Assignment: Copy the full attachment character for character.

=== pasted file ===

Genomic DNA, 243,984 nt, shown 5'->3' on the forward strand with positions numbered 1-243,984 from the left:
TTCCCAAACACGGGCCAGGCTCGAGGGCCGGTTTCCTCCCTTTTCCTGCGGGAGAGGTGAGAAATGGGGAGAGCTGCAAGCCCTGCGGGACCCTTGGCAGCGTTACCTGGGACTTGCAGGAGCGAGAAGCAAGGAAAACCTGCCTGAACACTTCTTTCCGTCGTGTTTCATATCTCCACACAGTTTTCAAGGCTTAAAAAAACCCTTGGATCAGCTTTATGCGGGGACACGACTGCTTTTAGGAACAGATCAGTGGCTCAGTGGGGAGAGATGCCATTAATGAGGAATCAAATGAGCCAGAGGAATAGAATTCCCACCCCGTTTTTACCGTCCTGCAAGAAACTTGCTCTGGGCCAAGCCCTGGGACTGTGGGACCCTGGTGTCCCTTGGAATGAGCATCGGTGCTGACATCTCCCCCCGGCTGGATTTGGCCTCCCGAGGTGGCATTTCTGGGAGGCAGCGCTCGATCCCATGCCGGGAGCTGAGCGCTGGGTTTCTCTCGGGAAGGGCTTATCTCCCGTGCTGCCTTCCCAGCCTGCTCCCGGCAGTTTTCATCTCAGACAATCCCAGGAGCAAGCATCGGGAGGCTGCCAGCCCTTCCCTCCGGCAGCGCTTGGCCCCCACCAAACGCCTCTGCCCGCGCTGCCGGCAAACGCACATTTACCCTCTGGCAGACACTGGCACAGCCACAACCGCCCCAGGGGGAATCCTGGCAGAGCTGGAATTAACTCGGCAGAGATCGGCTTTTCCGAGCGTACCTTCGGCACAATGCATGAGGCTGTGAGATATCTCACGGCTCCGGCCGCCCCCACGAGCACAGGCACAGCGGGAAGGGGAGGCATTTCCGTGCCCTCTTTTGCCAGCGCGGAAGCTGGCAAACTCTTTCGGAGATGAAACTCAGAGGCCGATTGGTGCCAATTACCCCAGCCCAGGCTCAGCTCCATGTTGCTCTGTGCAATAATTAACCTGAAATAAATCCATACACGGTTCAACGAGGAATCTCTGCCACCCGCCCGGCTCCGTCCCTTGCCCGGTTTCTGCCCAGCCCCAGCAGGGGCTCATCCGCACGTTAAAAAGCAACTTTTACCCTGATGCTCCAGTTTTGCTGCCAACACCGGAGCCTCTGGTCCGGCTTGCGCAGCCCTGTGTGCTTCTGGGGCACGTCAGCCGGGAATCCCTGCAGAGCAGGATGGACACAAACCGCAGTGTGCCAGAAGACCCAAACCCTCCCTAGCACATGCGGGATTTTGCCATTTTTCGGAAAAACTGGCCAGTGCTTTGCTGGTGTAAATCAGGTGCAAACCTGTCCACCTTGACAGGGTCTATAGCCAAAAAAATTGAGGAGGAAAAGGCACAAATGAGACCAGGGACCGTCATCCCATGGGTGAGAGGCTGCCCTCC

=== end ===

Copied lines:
Genomic DNA, 243,984 nt, shown 5'->3' on the forward strand with positions numbered 1-243,984 from the left:
TTCCCAAACACGGGCCAGGCTCGAGGGCCGGTTTCCTCCCTTTTCCTGCGGGAGAGGTGAGAAATGGGGAGAGCTGCAAGCCCTGCGGGACCCTTGGCAGCGTTACCTGGGACTTGCAGGAGCGAGAAGCAAGGAAAACCTGCCTGAACACTTCTTTCCGTCGTGTTTCATATCTCCACACAGTTTTCAAGGCTTAAAAAAACCCTTGGATCAGCTTTATGCGGGGACACGACTGCTTTTAGGAACAGATCAGTGGCTCAGTGGGGAGAGATGCCATTAATGAGGAATCAAATGAGCCAGAGGAATAGAATTCCCACCCCGTTTTTACCGTCCTGCAAGAAACTTGCTCTGGGCCAAGCCCTGGGACTGTGGGACCCTGGTGTCCCTTGGAATGAGCATCGGTGCTGACATCTCCCCCCGGCTGGATTTGGCCTCCCGAGGTGGCATTTCTGGGAGGCAGCGCTCGATCCCATGCCGGGAGCTGAGCGCTGGGTTTCTCTCGGGAAGGGCTTATCTCCCGTGCTGCCTTCCCAGCCTGCTCCCGGCAGTTTTCATCTCAGACAATCCCAGGAGCAAGCATCGGGAGGCTGCCAGCCCTTCCCTCCGGCAGCGCTTGGCCCCCACCAAACGCCTCTGCCCGCGCTGCCGGCAAACGCACATTTACCCTCTGGCAGACACTGGCACAGCCACAACCGCCCCAGGGGGAATCCTGGCAGAGCTGGAATTAACTCGGCAGAGATCGGCTTTTCCGAGCGTACCTTCGGCACAATGCATGAGGCTGTGAGATATCTCACGGCTCCGGCCGCCCCCACGAGCACAGGCACAGCGGGAAGGGGAGGCATTTCCGTGCCCTCTTTTGCCAGCGCGGAAGCTGGCAAACTCTTTCGGAGATGAAACTCAGAGGCCGATTGGTGCCAATTACCCCAGCCCAGGCTCAGCTCCATGTTGCTCTGTGCAATAATTAACCTGAAATAAATCCATACACGGTTCAACGAGGAATCTCTGCCACCCGCCCGGCTCCGTCCCTTGCCCGGTTTCTGCCCAGCCCCAGCAGGGGCTCATCCGCACGTTAAAAAGCAACTTTTACCCTGATGCTCCAGTTTTGCTGCCAACACCGGAGCCTCTGGTCCGGCTTGCGCAGCCCTGTGTGCTTCTGGGGCACGTCAGCCGGGAATCCCTGCAGAGCAGGATGGACACAAACCGCAGTGTGCCAGAAGACCCAAACCCTCCCTAGCACATGCGGGATTTTGCCATTTTTCGGAAAAACTGGCCAGTGCTTTGCTGGTGTAAATCAGGTGCAAACCTGTCCACCTTGACAGGGTCTATAGCCAAAAAAATTGAGGAGGAAAAGGCACAAATGAGACCAGGGACCGTCATCCCATGGGTGAGAGGCTGCCCTCC